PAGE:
Max’s Wine Dive opened a few weeks ago in the space vacated by BORDER’S bookstore long ago. As a casually interested passerby type of person, I noticed that fried chicken and champagne were kind of a big deal to them. And when I finally walked inside last night at the media dinner party they hosted, I was certain of it. But, what surprised me about Max’s is the breadth of the menu outside of fried chicken and bubbly, plus the wine program itself.
Before we get into the inevitable food porn portion of the post, and I lose your attention completely to the likes of “MAX ‘n cheese,” pumpkin risotto and foie gras, I will tell you three main points I took away from dinner at Max’s (besides my special media to-go box with champagne, fried chicken and menu information).
1) They do not serve liquor at Max’s. I’m thinking there’s some weird bible belt state liquor law that allows them to sell wine as a retail store as long as they don’t serve liquor. I don’t have to understand it. All I need to know is that I’m getting a good deal (the best in town according to the team at Max’s) on my grenache.
2) Max’s serves brunch on Friday, Saturday and Sunday. No, that’s not a typo. MAX’S SERVES BRUNCH ON FRIDAYS. I can get my brunch on, on a workday. Danger. No really, DANGER. This is a brunch menu that includes red velvet pancakes and creme brûlée French toast. Because Max does not fuck around.
3) I’ll need to do more “research” (see creme brûlée French toast Friday brunch comment above), just to be sure, but I’m thinking that Max’s is a place you can take ANYONE. Which is not common to find in a restaurant. They have something for everyone, but not in a Cheesecake Factory way. The prices are reasonable ($14-27 per entree), and they offer shared plates so everyone can try some of everything.
Okay, okay, time for the food. Grab a napkin and get ready to drool a little.
A selection of apps: sliders, grilled cheese with tomato soup and MAX ‘n Cheese
MAX ‘n cheese, with unfortunately too much (Read: ANY) truffle for my taste. After glancing through the whole (big) menu, I noticed Max likes to truffle a lot. Note to self: ask to de-truffle before ordering.
House-made potato chips with creme fraiche, chives and caviar. Coming soon to the menu, we were told. These were like the most expensive sour cream and onion Ruffles you can imagine.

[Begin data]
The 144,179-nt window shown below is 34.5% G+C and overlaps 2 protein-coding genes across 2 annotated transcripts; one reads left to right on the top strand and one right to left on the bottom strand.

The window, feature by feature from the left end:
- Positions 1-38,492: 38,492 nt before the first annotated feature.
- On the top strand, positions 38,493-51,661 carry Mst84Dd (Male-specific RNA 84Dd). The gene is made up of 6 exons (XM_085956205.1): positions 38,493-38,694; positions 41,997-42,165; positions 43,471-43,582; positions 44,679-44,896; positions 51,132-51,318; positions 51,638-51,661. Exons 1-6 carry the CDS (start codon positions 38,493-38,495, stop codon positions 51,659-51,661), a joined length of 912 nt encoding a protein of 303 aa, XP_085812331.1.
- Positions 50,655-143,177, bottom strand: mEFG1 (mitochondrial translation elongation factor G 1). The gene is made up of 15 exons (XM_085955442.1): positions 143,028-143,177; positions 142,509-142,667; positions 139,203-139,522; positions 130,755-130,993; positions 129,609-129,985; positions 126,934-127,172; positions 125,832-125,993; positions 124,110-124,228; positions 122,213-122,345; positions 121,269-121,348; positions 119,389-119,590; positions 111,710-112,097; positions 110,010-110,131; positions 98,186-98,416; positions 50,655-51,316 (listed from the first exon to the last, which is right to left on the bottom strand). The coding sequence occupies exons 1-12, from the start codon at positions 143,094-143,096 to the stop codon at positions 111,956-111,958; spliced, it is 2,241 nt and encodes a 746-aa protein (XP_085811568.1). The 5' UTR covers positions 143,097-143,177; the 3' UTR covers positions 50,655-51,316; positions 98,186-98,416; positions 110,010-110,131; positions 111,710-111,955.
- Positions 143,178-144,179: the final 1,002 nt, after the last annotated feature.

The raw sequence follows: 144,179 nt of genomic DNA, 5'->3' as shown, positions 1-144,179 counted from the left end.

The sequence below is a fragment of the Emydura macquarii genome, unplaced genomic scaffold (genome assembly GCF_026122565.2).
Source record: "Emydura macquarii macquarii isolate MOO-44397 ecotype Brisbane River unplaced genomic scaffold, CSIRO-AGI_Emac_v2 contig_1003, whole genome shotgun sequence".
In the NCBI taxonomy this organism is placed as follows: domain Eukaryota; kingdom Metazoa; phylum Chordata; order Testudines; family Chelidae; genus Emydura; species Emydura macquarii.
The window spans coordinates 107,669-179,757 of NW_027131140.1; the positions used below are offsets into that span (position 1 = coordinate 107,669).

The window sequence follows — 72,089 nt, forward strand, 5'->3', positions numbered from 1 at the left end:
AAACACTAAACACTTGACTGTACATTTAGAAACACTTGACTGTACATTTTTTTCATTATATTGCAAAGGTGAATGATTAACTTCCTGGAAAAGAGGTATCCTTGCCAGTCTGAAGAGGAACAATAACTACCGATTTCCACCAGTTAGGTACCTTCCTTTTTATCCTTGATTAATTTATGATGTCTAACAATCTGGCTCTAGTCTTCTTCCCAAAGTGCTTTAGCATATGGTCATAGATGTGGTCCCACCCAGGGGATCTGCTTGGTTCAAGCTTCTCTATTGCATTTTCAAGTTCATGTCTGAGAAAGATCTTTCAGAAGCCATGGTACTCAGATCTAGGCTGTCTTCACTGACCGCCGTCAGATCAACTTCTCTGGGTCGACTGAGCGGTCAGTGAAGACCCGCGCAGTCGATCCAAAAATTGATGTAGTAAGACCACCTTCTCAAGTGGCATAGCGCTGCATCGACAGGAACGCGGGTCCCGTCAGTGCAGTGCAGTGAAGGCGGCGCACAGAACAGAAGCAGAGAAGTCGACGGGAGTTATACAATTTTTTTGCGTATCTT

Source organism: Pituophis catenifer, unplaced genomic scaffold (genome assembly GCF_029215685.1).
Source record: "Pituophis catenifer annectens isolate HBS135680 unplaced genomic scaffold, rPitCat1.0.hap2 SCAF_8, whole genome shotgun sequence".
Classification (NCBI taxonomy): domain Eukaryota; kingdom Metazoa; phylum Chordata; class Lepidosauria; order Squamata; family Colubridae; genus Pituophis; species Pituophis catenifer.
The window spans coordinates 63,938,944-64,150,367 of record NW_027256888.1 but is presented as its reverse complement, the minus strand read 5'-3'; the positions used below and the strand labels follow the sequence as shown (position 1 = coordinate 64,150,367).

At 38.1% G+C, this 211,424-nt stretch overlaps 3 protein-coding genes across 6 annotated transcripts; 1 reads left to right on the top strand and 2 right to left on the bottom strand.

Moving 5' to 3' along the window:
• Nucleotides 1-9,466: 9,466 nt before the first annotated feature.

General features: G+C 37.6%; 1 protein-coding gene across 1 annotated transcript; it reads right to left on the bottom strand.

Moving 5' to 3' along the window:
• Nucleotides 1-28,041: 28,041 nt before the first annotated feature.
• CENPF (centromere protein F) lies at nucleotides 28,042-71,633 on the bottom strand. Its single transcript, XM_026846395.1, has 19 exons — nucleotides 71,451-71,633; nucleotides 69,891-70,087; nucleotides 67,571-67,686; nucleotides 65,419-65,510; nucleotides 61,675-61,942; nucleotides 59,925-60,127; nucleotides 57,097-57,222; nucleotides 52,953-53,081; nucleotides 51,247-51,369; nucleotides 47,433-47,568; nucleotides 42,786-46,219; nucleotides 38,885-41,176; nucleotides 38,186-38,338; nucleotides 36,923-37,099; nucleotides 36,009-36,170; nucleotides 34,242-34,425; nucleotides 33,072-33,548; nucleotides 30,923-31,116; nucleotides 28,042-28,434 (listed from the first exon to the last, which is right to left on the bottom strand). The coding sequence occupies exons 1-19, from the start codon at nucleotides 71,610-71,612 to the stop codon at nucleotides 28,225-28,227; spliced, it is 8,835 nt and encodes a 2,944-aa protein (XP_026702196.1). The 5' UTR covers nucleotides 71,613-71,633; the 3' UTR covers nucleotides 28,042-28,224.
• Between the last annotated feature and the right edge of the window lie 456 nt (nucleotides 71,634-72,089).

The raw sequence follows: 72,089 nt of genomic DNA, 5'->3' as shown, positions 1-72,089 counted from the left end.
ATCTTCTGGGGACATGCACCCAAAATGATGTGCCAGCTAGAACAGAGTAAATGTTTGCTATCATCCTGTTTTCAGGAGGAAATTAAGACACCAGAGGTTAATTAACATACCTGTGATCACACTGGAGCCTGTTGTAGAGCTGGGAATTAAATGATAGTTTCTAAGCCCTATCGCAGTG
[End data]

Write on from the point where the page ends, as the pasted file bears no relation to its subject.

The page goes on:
A sweet pepper stuffed with pork. Beautiful, but I didn’t try it. One fellow diner crowned it as his favorite app.
Pan Borracho, or “drunk bread” was like a savory bread pudding studded with proscuitto and topped with cheese and thyme. Served (to us) in a teeny oval ramekin.
Nacho Mama’s Oysters, as they are called. Fried and served with garlic aioli on a wonton chip with habanero salsa and cilantro.
Bison slider with the most adorable little bun I’ve ever seen. Right??
After all those delicious bites, we saw there were menus on the table. No big deal, only like NINE courses. Luckily, most of them were made into tastes for our dinner, rather than full-size dishes. So if they look a little small, remember that.
This was a beautiful plate. Smoked trout, three kinds of beets, yellow beet puree, creme fraiche, beech mushrooms, micro greens and trout roe? That’s a colorful business. You had me at smoked trout, Max.
Chicken fried Brussels sprouts taste good enough to convert any sprout hater.
Texas quail was stuffed with golden raisin marmalade.
Foie Gras Torchon Sliders served on brioche with grape ketchup were decadent, of course.
Probably my favorite thing I tried: pumpkin risotto. Full-size, this baby comes with a fried egg on top. We got a lovely little yolk drizzle. Sexy time.
Collard greens at Max’s are similar to the ones I really like over at Chicken Scratch. But these are vegetarian.
Mashed potatoes were served family style. Luckily they brought out enough that we didn’t have to fight, family style.
I couldn’t even do justice to the size of this mountain of gluttonous goodness. Fried chicken and Texas toast piled atop a smear of mashed potatoes.
Pretty much a perfect plate: tasty collards, fried chicken, mashed potatoes and Texas toast.
Interestingly, Max’s seems incredibly proactive about picky eaters. They make sure to have plenty of vegetarian, gluten free and picky-proof options on the menu, so that shared plates can truly be shared. The greens and potatoes above are both vegetarian.
This dish was chock full of things I don’t eat. Bacon and scallops. But I tasted the pears and apples!
Sweetbreads pot pie — a bit salty, but certainly an innovative twist on a comfort food favorite.
And finally, a shot of the guys responsible for the food, wine and success of Max’s. Cheers!
Max’s Wine Dive | 3600 McKinney Ave. | maxswinedive.com/dallas
Disclaimer: Just to be clear, I was invited to Max’s for this media dinner by Max’s PR agency. I did not pay for dinner, and even valet was comped. That being said, I was impressed by Max’s and I’ll be back on my own dime.